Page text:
The IT Infrastructure Library (ITIL) is the de-facto standard around the world as a guide for IT professionals to manage IT services. It is designed to be customer focused, quality driven, and economical. It evolved from a standard defined in Great Britain by their Central Computing and Telecommunications Agency (CCTA) back in the 80’s. The British government needed a unified standard to improve the quality of IT services they had received. The result was this compilation of best practices, and it’s being used by other IT organizations around the world.
After several iterations, the ITIL standard is now on version 4, published in February 2019. The key components of ITIL 4 are the four dimensions model of service agreement, and the ITIL Service Value System (SVS), illustrated in the diagram below:
The four dimensions model are:
- Organizations and People
- Information and Technology
- Partners and Suppliers
- Value Streams and Processes
More detailed explanation of the model and components are in the YASM Wiki site.
For IT System Administrators and Managers, ITIL 4 framework has a focus on overseeing the infrastructure and platforms used by organization that enables monitoring of available technology solutions. It includes a model to manage vendors providing Software as a Service (SaaS) and cloud computing environments, as a way of flexible and on-demand expansion. It outlines requirements for configurable computing resources and network access.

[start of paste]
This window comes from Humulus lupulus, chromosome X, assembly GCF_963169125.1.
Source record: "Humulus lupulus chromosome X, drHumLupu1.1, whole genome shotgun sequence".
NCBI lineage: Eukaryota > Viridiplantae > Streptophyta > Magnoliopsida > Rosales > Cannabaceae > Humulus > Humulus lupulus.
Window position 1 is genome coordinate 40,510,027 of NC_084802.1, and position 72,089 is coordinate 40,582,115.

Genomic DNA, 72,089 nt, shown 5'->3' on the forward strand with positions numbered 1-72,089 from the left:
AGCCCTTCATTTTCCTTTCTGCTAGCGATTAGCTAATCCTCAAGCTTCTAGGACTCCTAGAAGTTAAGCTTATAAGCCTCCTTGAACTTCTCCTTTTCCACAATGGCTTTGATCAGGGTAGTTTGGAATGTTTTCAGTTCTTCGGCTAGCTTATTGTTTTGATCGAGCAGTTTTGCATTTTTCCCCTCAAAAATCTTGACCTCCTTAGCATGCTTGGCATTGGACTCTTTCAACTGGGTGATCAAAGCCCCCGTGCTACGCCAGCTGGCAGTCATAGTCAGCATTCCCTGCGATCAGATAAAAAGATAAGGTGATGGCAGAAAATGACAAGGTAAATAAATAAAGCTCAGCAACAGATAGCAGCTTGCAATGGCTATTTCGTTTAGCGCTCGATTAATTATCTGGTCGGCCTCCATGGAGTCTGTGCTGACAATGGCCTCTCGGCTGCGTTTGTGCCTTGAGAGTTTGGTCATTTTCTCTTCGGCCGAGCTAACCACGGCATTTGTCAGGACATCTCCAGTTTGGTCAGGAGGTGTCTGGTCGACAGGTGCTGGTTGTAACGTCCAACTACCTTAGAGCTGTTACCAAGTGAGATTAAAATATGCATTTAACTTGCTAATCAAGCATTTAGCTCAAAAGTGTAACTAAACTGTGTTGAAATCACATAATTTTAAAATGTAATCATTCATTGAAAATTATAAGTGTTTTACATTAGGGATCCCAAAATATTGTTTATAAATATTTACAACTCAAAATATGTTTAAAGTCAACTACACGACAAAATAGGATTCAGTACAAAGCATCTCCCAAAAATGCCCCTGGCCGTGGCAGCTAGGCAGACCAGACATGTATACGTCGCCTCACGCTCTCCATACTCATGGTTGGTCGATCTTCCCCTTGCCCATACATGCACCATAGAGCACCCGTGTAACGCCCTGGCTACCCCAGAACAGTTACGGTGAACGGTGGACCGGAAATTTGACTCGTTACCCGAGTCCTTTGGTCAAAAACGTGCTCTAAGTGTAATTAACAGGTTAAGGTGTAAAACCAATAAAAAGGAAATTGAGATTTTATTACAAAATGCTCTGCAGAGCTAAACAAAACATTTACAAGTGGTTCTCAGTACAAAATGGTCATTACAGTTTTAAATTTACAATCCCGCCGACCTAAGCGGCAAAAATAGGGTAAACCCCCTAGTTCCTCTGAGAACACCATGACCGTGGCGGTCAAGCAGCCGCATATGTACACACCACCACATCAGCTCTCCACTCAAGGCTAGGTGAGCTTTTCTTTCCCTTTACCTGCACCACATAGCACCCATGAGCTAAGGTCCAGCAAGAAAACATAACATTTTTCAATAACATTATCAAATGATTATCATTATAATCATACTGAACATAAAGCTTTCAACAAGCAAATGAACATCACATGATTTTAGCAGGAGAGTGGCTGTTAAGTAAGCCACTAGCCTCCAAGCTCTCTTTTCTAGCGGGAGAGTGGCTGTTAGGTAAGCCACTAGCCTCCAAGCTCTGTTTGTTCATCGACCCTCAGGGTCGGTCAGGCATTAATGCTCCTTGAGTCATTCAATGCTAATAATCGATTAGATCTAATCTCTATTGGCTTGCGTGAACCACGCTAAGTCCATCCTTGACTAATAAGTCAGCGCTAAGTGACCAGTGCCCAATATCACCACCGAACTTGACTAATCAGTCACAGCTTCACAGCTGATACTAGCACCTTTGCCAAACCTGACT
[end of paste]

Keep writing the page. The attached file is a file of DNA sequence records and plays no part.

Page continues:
The framework of ITIL 4 for IT infrastructure and platform management, stem from the following:
- IT Infrastructure components such as physical (ie. Dell, HP, Sparc servers), or virtual (ie. VMWare, Citrix, AWS), including the technologies used behind-the-scene, such as storage, network, Middleware applications (ie. JBOSS, Elasticsearch), and Operating Systems (ie. Linux, Windows).
- Develop an implementation and administration strategy for infrastructure or platform that is unique for the organization, to fulfill the business and technical requirements.
- Design communication methods between the organization’s own systems (cloud or on-premise), as well as to vendors in a secure and efficient way.
Of course, the above key concepts are an over simplification of the actual implementation. Running a data center is difficult and can be costly. Software is not perfect and fails without proper maintenance. Cybersecurity is complex, both in social and technological contexts. Technology keeps changing that will require constant training of the IT staff to keep up to date.
These are some of the reason why guidelines like ITIL 4 is valuable for IT Managers and Directors to be familiar with. It serves as a starting point to build IT infrastructure and platforms. They need to apply the practice on their own organization. With proper investment, going through many deployment iterations and lessons learned, an organization will be able to achieve the desired stability and security required.